Political Action Committee spending in Pennsylvania during the 2011-12 election cycle was again dominated by unions and liberal organizations, according to a biennial study released by the Pennsylvania Business Council and reported by MediaTrackersPA.
The Top Ten PAC spenders in the state, according to the report presented to state business leaders by PBC President David Patti, were:
Local 98, International Brotherhood of Electrical Workers COPE â€“ $3.495 million. Significant contributions included $210,000 to Philadelphia Phuture PAC, one of IBEWâ€™s own PACs; $90,000 to the Philadelphia Democratic City Committee and $55,000 to State Sen. Anthony Williams (D-W. Phila.). Its leader is John (â€œJohnny Docâ€) Dougherty, head of Local 98 and the Democratic 1st Ward Leader.
Students First PAC â€“ $2.695 million. This PAC is comprised of business people interested in educational choice in the stateâ€™s k-12 schools. Its spending was down almost $4 million from the 2009-10 election cycle, when a legislative battle ultimately failed to expand vouchersÂ and other school options. In this cycle, it gave $525,000 to Citizens Alliance of Pennsylvania, a conservative activist group frequently challenging incumbent lawmakers, $160,000 to the Senate Republican Campaign Committee and $100,000 to State Rep. Jim Christiana (R-Beaver).
Laborers District Council PAC â€“ $2.2 million. This group gave $276,250 to Progressive Agenda and another $100,000 to State Sen. Vincent Hughes, minority chair of the Senate Appropriations Committee.
Committee For A Better Tomorrow â€“ $2 million. This PAC, comprised of state trial lawyers, gave $500,000 to the campaign of Democrat Attorney General Kathleen Kane, who was elected last year; $300,000 to the successful campaign of Superior Court Judge David Wecht in 2011 and $100,000 to State Sen. Stewart Greenleaf (R-Montgomery), chair of the Senate Judiciary Committee.
PSEA-PACE for State Elections â€“ $1.98 million. This PAC is run by the stateâ€™s largest teacher union, the Pennsylvania State Education Association, representing 182,000 education workers. It gave $97,500 to America Votes, a national leftist organization supporting programs such as Planned Parenthood, La Raza, People for the American Way and the Sierra Club. This union also gave $90,000 to the House Democratic Campaign Committee and $50,000 or more to State Sens. Vincent Hughes (D-W. Phila.), Daylin Leach (D-Montgomery) and Senate Minority Leader Jay Costa (D-Allegheny). State Reps. Joe Markosek (D-Allegheny), minority chair of the House Appropriations Committee, and Mike Hanna (D-Clinton) received $50,000 each from the teacher PAC.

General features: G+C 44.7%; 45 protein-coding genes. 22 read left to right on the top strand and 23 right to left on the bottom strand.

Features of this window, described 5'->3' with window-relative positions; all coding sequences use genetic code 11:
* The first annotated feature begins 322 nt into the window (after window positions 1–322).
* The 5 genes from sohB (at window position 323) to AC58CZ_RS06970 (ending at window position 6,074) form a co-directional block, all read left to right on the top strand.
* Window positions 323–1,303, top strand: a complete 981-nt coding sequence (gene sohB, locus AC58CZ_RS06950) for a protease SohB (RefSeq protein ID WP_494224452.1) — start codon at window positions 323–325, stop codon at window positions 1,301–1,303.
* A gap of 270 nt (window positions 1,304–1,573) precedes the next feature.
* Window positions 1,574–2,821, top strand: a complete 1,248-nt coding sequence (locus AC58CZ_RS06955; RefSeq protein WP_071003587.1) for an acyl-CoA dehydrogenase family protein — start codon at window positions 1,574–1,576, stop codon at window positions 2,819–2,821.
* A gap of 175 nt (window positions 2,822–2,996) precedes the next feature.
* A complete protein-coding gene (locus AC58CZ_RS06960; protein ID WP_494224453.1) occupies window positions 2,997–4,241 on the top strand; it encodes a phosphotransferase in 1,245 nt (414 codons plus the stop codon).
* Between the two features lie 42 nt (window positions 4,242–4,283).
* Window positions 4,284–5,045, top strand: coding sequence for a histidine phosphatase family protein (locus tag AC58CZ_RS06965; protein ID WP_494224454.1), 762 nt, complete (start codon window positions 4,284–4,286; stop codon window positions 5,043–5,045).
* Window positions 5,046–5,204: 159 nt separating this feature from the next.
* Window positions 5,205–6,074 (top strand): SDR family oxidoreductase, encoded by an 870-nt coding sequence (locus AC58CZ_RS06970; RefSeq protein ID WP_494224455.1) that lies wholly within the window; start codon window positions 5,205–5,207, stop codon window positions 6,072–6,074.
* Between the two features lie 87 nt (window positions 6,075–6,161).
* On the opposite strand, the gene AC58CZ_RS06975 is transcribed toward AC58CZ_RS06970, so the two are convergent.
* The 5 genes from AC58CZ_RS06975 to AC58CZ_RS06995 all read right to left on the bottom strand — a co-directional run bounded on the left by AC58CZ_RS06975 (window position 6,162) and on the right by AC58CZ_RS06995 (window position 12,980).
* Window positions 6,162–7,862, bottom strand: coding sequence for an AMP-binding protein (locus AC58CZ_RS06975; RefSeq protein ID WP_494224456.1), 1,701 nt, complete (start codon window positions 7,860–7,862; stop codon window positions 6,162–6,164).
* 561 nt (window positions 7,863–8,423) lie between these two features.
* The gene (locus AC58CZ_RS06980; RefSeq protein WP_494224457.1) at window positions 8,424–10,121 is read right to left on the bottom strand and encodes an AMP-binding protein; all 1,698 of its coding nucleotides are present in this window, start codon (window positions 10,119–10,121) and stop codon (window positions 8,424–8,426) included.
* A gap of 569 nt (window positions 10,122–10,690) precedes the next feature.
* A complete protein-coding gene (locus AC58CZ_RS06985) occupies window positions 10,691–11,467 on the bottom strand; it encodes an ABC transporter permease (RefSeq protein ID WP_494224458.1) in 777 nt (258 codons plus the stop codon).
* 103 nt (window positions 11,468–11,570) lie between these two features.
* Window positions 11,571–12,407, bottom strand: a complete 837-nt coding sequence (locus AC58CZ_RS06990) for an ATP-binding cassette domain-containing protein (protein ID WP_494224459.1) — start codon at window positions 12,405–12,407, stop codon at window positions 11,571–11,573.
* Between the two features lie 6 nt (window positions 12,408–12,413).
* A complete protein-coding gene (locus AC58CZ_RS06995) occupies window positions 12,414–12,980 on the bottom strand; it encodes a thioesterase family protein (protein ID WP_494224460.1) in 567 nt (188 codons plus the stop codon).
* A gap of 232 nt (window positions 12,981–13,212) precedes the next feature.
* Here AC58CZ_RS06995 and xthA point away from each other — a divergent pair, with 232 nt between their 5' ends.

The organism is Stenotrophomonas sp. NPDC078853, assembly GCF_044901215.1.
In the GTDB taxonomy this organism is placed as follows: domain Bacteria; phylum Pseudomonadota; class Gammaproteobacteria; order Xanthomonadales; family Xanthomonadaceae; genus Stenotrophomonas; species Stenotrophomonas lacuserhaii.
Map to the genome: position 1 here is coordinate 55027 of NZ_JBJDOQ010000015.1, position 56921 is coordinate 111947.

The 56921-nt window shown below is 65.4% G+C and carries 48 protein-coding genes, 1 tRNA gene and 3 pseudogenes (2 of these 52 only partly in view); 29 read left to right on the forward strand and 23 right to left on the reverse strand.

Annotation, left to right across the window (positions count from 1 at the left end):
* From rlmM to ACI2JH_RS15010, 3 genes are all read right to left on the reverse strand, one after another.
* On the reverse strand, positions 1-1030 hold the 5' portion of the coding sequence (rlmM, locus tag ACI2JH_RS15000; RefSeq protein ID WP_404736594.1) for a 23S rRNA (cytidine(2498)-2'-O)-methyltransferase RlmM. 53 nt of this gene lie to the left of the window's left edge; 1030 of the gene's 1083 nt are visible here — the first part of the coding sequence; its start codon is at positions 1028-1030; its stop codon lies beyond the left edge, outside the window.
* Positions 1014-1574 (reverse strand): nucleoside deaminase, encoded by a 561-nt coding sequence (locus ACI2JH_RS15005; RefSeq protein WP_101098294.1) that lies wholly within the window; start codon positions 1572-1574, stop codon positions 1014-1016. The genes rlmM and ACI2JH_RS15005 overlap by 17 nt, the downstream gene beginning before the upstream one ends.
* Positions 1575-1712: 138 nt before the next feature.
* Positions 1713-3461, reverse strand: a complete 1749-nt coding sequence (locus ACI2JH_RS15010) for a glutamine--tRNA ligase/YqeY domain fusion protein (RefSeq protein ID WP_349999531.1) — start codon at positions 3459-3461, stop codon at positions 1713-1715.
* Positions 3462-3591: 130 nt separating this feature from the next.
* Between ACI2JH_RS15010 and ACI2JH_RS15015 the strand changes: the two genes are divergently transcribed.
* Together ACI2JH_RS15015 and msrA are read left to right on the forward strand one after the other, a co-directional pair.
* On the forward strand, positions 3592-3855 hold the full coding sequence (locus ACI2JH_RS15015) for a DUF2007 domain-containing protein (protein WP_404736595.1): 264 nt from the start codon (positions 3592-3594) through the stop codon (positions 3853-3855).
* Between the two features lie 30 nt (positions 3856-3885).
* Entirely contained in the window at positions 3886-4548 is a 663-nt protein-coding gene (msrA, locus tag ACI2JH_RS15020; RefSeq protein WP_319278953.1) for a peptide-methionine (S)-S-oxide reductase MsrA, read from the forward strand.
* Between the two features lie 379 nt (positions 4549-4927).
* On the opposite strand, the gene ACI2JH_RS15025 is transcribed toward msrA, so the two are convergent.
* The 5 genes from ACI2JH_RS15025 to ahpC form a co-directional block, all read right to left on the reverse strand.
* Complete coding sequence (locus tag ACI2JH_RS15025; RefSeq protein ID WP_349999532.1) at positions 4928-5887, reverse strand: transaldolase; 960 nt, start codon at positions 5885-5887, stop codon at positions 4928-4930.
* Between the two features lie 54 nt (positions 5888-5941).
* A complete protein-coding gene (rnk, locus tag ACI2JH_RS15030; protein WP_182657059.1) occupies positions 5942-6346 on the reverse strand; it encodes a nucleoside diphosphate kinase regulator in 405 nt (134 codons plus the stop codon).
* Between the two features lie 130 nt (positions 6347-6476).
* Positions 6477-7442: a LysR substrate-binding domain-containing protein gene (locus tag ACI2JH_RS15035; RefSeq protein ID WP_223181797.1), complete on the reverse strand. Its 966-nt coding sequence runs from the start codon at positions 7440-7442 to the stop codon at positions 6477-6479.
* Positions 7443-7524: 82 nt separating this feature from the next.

Pennsylvania Future Fund â€“ $1.4 million. This PAC solicits funds for the Republican Party and gave $200,000 to David Freedâ€™s unsuccessful bid for Attorney General last year, $80,500 to the Republican State Committee and $60,000 to State Senate President Pro Tem Joe Scarnati (R-Jefferson).
LawPAC â€“ $1.4 million. Another trial-lawyer PAC that gave $61,000 to the Senate Democratic Campaign Committee and $57,500 to the House Democratic Campaign Committee. It also gave $30,000 or more to State Sens. Greenleaf, Costa, Scarnati, Majority Leader Dominic Pileggi (R-Delaware) and Matt Smith (D-Allegheny), as well as House Minority Leader Frank Dermody (D-Allegheny) and State Rep. Tom Caltigirone (D-Berks), minority chair of the House Judiciary Committee.
Carpenters PAC of Philadelphia and Vicinity â€“ $1.2 million. This PAC gave $113,000 to Scarnati, $110,000 to Pileggi, $100,000 to Republican Gov. Tom Corbettâ€™s campaign and $50,000 to Concerned Citizens of Pennsylvania, opponents of the stateâ€™s booming natural-gas industry.
Keeping America Competitive PAC â€“ $980,000. This is a pro-business PAC concentrating on small business, education reform and reduced government regulation. It gave $360,000 to the Pennsylvania Future Fund and $50,000 to the progressive America Votes Pennsylvania PAC.
AFSCME Council 13 â€“ $961,000. The American Federation of State, County & Municipal Employees represents thousands of government employees and gave $133,500 to the House and Senate Democratic Campaign Committees, more than $30,000 to Hughes and Markosek, and $45,000 to Democratic State Treasurer Rob McCord, whom Council 13 endorsed for the Democratic gubernatorial nomination.
Pennsylvania Business Council is a broad-spectrum business-advocacy group. It maintains a PAC of its own, which gives almost exclusively to Republicans.